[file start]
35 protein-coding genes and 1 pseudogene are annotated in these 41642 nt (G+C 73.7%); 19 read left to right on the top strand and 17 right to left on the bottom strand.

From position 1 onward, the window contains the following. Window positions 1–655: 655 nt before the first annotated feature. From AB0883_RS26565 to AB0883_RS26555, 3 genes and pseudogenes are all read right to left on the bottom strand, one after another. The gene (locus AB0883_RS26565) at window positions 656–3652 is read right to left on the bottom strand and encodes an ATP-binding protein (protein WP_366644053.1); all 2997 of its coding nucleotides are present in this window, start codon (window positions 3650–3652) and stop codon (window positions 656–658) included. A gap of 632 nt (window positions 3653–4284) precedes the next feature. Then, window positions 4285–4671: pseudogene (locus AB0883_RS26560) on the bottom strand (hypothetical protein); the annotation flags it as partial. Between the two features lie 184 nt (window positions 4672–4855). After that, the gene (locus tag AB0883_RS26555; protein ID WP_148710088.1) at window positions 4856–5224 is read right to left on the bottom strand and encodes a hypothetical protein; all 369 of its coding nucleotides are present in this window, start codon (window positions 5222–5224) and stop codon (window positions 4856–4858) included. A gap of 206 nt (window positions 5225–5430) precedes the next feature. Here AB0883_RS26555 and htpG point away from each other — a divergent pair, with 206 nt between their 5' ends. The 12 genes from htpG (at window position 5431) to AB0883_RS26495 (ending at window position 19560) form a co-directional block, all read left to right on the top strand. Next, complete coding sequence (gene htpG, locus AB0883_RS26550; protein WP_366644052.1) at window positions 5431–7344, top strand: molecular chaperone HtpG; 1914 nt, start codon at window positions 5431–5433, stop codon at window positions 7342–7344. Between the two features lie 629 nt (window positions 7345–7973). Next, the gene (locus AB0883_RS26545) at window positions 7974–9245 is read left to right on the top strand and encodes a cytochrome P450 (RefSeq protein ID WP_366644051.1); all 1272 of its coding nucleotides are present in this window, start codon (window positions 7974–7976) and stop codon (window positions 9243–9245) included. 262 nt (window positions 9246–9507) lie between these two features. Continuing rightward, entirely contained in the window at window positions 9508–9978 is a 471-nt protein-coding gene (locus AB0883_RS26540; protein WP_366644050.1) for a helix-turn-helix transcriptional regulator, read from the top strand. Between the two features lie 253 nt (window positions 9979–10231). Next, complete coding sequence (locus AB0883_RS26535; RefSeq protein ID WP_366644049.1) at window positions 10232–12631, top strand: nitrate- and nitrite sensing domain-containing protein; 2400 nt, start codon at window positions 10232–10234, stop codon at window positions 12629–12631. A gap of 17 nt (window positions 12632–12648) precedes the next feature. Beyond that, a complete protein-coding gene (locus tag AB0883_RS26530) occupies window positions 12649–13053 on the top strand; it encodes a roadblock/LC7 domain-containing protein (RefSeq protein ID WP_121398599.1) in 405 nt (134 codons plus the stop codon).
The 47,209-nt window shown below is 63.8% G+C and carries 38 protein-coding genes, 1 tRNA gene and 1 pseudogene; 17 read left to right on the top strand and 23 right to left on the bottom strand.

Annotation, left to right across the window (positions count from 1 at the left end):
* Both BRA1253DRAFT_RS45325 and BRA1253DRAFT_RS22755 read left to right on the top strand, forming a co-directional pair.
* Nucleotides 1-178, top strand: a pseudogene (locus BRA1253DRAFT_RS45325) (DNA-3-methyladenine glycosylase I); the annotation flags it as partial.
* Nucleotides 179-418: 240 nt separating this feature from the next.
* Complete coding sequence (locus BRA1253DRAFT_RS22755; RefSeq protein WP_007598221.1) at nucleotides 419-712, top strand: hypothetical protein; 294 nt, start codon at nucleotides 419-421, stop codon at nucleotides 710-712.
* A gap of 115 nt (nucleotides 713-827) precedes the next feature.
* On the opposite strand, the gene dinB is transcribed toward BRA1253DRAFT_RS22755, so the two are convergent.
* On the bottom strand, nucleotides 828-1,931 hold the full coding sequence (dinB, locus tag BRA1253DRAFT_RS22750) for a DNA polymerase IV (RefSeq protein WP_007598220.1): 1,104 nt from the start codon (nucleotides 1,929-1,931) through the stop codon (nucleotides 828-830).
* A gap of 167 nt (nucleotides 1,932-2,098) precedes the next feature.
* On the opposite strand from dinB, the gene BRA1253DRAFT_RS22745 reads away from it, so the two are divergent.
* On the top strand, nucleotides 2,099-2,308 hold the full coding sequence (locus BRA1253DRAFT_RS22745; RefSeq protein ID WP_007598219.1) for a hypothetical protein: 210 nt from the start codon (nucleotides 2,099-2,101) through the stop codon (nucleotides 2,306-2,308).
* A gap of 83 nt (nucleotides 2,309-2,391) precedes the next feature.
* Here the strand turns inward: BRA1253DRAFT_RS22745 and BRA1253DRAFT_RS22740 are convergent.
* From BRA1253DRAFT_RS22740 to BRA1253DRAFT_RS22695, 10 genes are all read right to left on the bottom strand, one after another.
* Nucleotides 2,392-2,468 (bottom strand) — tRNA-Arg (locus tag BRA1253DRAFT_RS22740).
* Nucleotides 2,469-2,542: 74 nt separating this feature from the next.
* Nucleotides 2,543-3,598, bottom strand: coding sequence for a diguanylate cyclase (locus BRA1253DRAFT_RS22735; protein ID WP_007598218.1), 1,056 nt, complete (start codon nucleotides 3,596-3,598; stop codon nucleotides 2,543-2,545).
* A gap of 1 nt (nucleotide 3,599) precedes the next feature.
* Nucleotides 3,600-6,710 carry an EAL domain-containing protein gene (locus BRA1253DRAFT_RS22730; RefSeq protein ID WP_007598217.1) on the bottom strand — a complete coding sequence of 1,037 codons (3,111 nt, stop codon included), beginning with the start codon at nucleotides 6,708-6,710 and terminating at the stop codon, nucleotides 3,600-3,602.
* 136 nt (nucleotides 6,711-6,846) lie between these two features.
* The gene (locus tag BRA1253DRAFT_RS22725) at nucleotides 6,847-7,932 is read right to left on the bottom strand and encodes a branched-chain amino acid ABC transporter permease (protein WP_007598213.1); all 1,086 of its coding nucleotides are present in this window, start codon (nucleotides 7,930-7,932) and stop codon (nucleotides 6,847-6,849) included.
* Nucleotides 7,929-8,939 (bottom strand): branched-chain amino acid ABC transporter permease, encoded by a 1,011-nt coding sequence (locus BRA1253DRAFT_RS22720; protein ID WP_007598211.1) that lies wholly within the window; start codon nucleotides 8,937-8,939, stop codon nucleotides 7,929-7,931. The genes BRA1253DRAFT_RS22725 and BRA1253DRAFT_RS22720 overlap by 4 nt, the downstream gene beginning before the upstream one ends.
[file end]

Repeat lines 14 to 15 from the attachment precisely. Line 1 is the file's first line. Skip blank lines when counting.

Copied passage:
* On the top strand, nucleotides 2,099-2,308 hold the full coding sequence (locus BRA1253DRAFT_RS22745; RefSeq protein ID WP_007598219.1) for a hypothetical protein: 210 nt from the start codon (nucleotides 2,099-2,101) through the stop codon (nucleotides 2,306-2,308).
* A gap of 83 nt (nucleotides 2,309-2,391) precedes the next feature.